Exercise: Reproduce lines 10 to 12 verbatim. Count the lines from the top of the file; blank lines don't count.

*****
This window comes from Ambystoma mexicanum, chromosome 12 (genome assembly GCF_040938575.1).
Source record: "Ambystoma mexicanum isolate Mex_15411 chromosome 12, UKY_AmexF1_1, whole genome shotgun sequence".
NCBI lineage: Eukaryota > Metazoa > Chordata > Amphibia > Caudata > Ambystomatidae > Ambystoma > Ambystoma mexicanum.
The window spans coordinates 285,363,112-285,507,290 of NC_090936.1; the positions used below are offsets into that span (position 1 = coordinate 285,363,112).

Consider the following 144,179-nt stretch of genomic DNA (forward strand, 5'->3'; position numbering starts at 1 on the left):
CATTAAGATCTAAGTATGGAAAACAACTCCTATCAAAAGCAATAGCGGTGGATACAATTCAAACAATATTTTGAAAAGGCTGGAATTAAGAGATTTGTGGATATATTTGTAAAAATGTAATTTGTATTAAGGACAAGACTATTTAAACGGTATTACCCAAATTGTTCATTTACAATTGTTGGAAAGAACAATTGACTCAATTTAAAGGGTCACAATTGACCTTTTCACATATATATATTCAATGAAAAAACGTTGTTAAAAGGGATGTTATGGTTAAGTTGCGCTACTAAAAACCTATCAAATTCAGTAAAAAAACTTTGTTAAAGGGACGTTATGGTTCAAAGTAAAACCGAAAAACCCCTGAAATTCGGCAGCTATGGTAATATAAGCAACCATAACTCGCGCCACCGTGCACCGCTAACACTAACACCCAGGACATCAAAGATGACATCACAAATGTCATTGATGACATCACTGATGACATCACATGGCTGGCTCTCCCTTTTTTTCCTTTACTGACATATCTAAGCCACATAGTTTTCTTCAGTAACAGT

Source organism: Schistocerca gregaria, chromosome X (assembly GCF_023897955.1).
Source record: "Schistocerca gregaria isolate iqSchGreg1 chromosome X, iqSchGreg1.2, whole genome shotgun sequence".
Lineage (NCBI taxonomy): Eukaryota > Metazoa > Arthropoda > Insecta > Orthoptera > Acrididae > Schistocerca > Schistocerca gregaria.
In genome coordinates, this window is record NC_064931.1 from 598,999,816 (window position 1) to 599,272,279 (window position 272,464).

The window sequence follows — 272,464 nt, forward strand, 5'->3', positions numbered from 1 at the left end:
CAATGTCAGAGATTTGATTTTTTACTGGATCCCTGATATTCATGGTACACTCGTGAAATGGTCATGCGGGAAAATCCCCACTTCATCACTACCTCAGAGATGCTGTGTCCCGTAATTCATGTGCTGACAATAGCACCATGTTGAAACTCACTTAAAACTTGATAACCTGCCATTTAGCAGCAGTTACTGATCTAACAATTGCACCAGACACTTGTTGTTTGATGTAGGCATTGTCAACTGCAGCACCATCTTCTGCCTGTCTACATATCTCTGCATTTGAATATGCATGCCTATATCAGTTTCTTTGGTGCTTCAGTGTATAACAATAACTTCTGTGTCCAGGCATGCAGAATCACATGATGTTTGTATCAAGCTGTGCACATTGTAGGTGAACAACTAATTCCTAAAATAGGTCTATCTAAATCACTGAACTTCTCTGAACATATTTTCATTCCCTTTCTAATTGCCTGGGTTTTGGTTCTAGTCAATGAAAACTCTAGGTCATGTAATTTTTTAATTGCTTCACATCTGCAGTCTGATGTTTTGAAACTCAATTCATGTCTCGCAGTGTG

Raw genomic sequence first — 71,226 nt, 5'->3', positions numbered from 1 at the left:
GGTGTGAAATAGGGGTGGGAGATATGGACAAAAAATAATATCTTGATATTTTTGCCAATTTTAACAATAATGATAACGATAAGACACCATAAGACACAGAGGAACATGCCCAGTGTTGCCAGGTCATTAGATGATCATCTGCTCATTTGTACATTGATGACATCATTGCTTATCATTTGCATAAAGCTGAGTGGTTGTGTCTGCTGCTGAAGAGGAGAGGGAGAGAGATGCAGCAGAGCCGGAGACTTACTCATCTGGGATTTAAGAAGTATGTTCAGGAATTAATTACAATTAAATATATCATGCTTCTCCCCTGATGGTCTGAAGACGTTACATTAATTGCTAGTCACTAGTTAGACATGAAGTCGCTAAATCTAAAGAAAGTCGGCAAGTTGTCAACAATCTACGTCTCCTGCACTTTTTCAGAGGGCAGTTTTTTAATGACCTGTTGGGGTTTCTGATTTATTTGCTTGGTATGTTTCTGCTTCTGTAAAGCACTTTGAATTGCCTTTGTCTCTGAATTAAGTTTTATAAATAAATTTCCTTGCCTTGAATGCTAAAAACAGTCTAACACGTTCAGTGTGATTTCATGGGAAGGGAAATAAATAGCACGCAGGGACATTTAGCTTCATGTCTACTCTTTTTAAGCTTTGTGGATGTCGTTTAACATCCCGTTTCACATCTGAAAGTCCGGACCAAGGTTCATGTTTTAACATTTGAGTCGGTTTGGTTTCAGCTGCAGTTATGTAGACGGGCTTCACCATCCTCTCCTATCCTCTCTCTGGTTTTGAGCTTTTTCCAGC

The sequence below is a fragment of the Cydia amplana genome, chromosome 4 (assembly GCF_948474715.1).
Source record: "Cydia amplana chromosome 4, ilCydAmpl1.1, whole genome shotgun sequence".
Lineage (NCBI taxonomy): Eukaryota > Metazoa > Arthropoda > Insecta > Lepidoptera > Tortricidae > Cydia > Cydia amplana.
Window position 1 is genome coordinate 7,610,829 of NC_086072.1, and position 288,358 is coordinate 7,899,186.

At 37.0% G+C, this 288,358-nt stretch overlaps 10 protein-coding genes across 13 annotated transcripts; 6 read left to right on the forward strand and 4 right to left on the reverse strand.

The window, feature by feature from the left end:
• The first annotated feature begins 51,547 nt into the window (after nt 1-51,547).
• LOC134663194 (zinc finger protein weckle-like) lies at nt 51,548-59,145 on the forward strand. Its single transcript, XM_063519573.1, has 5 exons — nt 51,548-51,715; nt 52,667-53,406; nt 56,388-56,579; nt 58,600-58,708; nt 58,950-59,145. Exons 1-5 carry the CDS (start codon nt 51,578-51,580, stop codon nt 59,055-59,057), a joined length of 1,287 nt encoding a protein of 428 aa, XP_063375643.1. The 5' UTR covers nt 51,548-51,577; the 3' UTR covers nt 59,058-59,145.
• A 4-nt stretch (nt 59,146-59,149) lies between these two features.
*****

In genome coordinates, this window is record NC_064931.1 from 598,999,816 (window position 1) to 599,272,279 (window position 272,464).

The window sequence follows — 272,464 nt, forward strand, 5'->3', positions numbered from 1 at the left end:
CAATGTCAGAGATTTGATTTTTTACTGGATCCCTGATATTCATGGTACACTCGTGAAATGGTCATGCGGGAAAATCCCCACTTCATCACTACCTCAGAGATGCTGTGTCCCGTAATTCATGTGCTGACAATAGCACCATGTTGAAACTCACTTAAAACTTGATAACCTGCCATTTAGCAGCAGTTACTGATCTAACAATTGCACCAGACACTTGTTGTTTGATGTAGGCATTGTCAACTGCAGCACCATCTTCTGCCTGTCTACATATCTCTGCATTTGAATATGCATGCCTATATCAGTTTCTTTGGTGCTTCAGTGTATAACAATAACTTCTGTGTCCAGGCATGCAGAATCACATGATGTTTGTATCAAGCTGTGCACATTGTAGGTGAACAACTAATTCCTAAAATAGGTCTATCTAAATCACTGAACTTCTCTGAACATATTTTCATTCCCTTTCTAATTGCCTGGGTTTTGGTTCTAGTCAATGAAAACTCTAGGTCATGTAATTTTTTAATTGCTTCACATCTGCAGTCTGATGTTTTGAAACTCAATTCATGTCTCGCAGTGTG